October 20, 2005... If you have followed the career of singer/songwriter Liz Phair at all, you should check out this week’s posts at Mystical Beast, which are devoted in their entirety to the former darling of the indie rock press. Most brilliant writing I’ve seen on an MP3 blog in months. So good, in fact, that I had to read it twice.
Okkervil River had been getting press for a long while before I bothered to give them a listen. The band’s name just didn’t appeal to me. I suspected that the word “okkervil” was just a play on the word “overkill,” and this raised a red flag in my tiny, little mind. Wasn’t there a generic thrash/death/black metal band in the eighties called Overkill? If this "Okkervil River" was in any way similar to Overkill, I told myself, I didn’t want to hear them. Regardless, the use of any permuatation of the word "overkill," like the use of any permutation of the word "extreme," says nothing to me so much as "focus group tested and approved by pinheads."
Then I downloaded this song from an MP3 blog that I have long since forgotten... online trading
Similar to Wilco and U2, perhaps, but not at all to Overkill, the only thing extreme about Okkervil River are the histrionics of vocalist Will Sheff ... which I quite like, actually.
See, that’s what happens when intellectual property is pirated willy-nilly: artists whose work I would never have spent a cent on make their way onto my buy-if-the-price-is-right list—because I got to listen to them first, and repeatedly, in the comfort of my own home.
By the way, as it turns out, the band is named after a river in Russia. Why anyone would ever have thought this would be a good idea is beyond me.
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October 19, 2005... I went to my first funeral last week. It was some crazy-ass shit.
See, I was baptized as an infant so, as my mother explained to me, I am a Christian. I have no choice in the matter. Still, the Church has played almost no role in my life thus far. In fact, aside from my baptism, the only other time I’ve ever actually been inside a church—for any reason other than to look at the woodwork and stained glass—was once, when relatives were in town and my mother wanted them to believe we were some pious-ass fuckers. I think I blew our cover, though, when at some pre-ordained moment during the service, the people in the pews reached they hands out to the strangers around them ... and I recoiled in horror and confusion. online trading in Singapore
Anyway, the funeral service was like that. The rent-a-priest mumboed some jumbo and every thirty seconds or so, the more practiced among the Christians in the room would holla back “Praise be to God,” or some such shit. Straight up, it was spooky. It’s not even like the priest was giving them a cue or nothing. They just knew when to come in, like it was some voodoo shit or something.
I found myself wondering what an African tribesman, straight from the jungles of Borneo, would think about it all. Man, he’d prolly think it was some primitive, superstitious old shit.
More about Sweet Billy Pilgrim < there. In particular, check out they ultra-swell blog.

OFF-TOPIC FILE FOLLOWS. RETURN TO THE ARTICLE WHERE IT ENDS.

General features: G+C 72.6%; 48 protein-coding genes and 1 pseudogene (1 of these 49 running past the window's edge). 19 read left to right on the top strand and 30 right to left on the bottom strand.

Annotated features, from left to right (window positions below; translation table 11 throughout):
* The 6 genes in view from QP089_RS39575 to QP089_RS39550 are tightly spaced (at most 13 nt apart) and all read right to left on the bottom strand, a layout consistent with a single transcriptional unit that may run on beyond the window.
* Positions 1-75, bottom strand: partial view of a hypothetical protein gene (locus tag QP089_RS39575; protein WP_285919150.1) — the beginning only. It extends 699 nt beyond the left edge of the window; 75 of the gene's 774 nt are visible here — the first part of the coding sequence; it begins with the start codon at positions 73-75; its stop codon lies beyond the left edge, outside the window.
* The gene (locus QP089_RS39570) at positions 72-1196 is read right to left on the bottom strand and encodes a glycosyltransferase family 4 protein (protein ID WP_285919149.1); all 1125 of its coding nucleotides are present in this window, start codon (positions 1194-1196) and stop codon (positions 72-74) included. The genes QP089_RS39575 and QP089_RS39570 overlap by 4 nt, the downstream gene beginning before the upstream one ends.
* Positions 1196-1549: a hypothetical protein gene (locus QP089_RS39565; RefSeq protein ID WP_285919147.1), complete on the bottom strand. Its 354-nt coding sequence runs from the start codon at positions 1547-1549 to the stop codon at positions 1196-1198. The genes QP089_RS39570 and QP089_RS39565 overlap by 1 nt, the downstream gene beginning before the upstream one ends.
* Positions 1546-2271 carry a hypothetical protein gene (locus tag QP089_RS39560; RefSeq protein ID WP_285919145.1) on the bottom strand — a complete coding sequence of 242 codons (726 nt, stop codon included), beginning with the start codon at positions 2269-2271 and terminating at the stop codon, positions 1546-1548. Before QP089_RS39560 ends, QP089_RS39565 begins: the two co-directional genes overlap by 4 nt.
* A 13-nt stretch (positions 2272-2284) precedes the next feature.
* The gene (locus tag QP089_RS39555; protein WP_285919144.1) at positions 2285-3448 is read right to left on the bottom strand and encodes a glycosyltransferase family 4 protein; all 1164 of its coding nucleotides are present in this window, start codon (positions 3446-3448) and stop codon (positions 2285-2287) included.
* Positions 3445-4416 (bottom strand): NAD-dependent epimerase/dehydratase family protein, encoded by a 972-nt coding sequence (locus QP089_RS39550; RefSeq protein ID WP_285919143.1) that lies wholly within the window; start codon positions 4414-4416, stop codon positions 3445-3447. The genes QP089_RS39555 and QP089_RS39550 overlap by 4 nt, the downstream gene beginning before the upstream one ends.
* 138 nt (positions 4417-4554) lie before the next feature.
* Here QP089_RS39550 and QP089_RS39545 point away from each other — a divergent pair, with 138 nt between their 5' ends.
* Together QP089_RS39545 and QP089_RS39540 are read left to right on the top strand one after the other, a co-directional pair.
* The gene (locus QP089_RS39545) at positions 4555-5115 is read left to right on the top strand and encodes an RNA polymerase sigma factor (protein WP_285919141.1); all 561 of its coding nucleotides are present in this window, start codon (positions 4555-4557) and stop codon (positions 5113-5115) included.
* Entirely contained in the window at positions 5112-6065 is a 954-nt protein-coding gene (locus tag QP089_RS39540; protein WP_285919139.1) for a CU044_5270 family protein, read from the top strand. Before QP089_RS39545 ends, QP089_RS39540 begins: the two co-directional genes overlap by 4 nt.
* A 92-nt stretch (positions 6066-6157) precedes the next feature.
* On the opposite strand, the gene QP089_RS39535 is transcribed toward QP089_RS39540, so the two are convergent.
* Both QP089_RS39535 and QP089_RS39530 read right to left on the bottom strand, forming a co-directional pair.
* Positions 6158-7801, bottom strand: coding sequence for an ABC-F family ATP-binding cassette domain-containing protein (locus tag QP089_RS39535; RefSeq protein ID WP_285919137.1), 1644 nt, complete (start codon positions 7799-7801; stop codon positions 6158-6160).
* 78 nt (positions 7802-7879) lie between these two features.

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A Brief Moment of Clarity
October 17, 2005... Stepped into the shower this morning and felt every pore in my body open, like flowers under the sun. Memories of last night’s dream, the Who's final concert, on a berm in Myrtle Beach, and the lifeless version of “Happy Jack” they played, washed down the drain in cascades of oily K-W water.
More about Stars here.
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Which Came First?
October 10, 2005... Sorry for having neglected you for so long, dear reader(s), but I’ve spent the last few days preparing for and making the move back across the continent, from Brutish Columbia to Canada.
Hey! Let’s celebrate by playing a fun game I like to call Which Came First? Here’s how it works: I post two similar files (mp3s, jpgs or whatever) or list two similar works of art; then I ask you to guess which one was created first.
Here’s the first pair of similar works of art:
Green Acres or The Beverley Hillbillies. Which Came First?
If you guessed that The Beverley Hillbillies came first, you are 100% right, sir! In fact, The Beverley Hillbillies is such an old "work of art" that some episodes were filmed before the invention of colours!
As for how these two works of art are similar… Why, both are fish-out-of-water stories, of course! In The Beverley Hillbillies, the protagonists are simple country folk bewildered by their sudden immersion in an urban milieu. In Green Acres, the protagonists are urbanites bewildered by their sudden immersion in a rural milieu.
Interestingly, both works of art were created during the 1960s. It’s almost as if one was trying to mine a vein struck by the other!
Okay, now that you have a feel for the game, let’s try the next pair: trading in Singapore
Well, what do you think?
If you guessed yesterday’s men, the Franz Ferdinand, you are 100% wrong, sir! In fact, The Ex and Guests double seven-inch of improvised noodling was released in 1991, a full fourteen years before the Franz Ferdinand’s brand new LP. Unfortunately, this does not make it any more an enticing listen than the brand new Franz Ferdinand record. (It is comprised of improvised noodling, after all!)
What can I tell you about T. Rex that you don’t already know? Nothing! I know nothing about T. Rex! I own the same T. Rex album that everyone who knows nothing about T. Rex owns. Electric Warrior is a good album of lean, mostly-electric-guitar-driven tunes with silly, hippy-dippy lyrics, like these from today’s song:
“Mountings of the moon/Remind me of my spoon/It’s a rip-off/Such a rip-off”
Not “Mountains of the Moon,” mind you, but “mountings of the moon…” Sort of makes me wonder what Marc Bolan was using his spoon for. I sure hope it wasn’t for eating cake frosting directly from the tin. That would be self-destructive.
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What Did You Do During the War?
September 26, 2005... I guess what I was tryna say in my last post was that, although "Fortunate Son" is about poor people being used as cannon fodder in wars that rich people start but rarely fight in--see George W. Bush and the Vietnam War, for example--the song could also serve as an anthem for the victims of Hurricane Katrina--people whose well-being was ignored in the design of New Orleans' transportation system. For the many, many people who could not afford to drive or fly out, there was no escape and no appropriate refuge.
Does anything sound quite as sweet as a used LP or CD--particularly a used LP or CD you searched high and low for before finding?
I found a used copy of OutKast's Aquemini recently, after looking for it for about five years. Mind you, I haven't actually felt the urge to listen to it yet, like I probably would have if I'd shelled-out and bought it new five years ago… But it's the principle that's important: it doesn't matter if I ever listen to the goddamned thing; the point is that I never paid full price for it.